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Lecture: Checkerboarding for Swarm Control
June 9 @ 7:00 pm - 9:00 pm
About this event
Checkerboarding is a simple swarm management tool that prevents swarming. It uses the bee’s natural swarm and survival impulses. When the basic seasonal brood nest behaviour is understood, bees can be easily managed to prevent swarming and produce an exceptional honey surplus.
Checkerboarding does not inhibit, diminish or disturb the colony. Empty drawn comb frames are alternated with frames full of honey directly above the brood nest. This breaks up the solid band of honey that rings the top of the brood nest and encourages the bees to fill the empty spaces rather than swarming.
In this talk John will explain in simple terms how to perform Checkerboarding and some of the aspects of colony behaviour that relate to this method of swarm prevention. Checkerboarding will prevent swarming, increase the hive population and lead to a larger crop of honey. Time and questions allowing we will look at some other aspects of colony behaviour and an early indicator that a colony is about to swarm.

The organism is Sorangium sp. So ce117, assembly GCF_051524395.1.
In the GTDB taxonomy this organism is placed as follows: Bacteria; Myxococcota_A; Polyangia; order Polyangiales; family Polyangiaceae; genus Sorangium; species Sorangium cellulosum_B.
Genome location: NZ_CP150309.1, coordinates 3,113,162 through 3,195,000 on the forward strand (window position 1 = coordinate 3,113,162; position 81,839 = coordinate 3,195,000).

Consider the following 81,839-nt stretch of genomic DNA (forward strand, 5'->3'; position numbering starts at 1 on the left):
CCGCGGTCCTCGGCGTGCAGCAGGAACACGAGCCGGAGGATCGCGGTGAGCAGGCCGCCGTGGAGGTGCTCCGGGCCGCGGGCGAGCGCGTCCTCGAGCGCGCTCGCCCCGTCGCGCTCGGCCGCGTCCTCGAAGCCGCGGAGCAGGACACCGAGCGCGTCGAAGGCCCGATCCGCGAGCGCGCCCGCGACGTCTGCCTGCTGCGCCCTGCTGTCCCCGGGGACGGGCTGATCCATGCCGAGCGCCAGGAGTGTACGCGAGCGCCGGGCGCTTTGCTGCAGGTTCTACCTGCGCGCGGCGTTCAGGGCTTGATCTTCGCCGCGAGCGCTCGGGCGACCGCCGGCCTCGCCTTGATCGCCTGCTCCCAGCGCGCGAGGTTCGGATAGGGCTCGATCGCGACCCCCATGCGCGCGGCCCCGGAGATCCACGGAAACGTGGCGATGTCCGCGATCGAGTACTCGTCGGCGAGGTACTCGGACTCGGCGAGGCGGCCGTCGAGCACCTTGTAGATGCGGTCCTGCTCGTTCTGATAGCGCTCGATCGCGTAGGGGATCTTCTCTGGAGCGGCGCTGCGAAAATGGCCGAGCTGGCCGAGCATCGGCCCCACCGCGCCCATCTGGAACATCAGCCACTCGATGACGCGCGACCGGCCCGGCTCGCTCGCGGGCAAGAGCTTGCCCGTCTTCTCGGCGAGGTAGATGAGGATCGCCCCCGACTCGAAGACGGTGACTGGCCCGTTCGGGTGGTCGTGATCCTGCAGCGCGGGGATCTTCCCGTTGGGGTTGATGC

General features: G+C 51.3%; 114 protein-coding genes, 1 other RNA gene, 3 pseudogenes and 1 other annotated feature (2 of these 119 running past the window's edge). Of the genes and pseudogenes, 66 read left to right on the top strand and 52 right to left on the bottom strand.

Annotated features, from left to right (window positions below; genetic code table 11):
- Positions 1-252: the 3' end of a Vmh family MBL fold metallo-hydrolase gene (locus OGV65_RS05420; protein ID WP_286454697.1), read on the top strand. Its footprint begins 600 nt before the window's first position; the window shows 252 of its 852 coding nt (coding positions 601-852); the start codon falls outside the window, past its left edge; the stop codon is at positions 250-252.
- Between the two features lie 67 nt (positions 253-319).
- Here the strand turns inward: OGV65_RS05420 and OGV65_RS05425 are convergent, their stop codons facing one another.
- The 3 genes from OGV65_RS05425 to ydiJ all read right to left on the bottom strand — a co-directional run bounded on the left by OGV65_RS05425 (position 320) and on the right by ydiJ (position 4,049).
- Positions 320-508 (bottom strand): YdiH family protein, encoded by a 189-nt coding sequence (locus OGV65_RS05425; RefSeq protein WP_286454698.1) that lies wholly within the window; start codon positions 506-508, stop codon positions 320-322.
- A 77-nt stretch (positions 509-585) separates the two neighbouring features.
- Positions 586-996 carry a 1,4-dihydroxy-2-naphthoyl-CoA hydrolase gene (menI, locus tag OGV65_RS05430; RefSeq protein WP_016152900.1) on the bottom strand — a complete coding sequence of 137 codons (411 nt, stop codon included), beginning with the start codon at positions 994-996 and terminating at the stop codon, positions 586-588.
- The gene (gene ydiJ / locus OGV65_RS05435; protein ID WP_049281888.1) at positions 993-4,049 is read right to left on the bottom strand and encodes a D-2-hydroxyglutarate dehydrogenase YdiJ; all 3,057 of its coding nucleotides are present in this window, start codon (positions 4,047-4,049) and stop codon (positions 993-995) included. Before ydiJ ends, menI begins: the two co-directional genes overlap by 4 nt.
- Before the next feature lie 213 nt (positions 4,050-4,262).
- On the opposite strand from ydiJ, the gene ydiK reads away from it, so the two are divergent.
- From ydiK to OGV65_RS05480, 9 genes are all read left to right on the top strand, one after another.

About the speaker
John has kept bees for 11 years and is a keen advocate of chemical free beekeeping. He keeps all his bees without the use of chemicals by rearing small cell bees. He likes to experiment with differant forms of beekeeping in order to try and understand first hand what works for the bees and the beekeeper. He has tried and still has colonies with top entrance hives and for the last two years has been, along with other local beekeepers, experimenting with a form of swarm prevention beekeeping – Checkerboarding.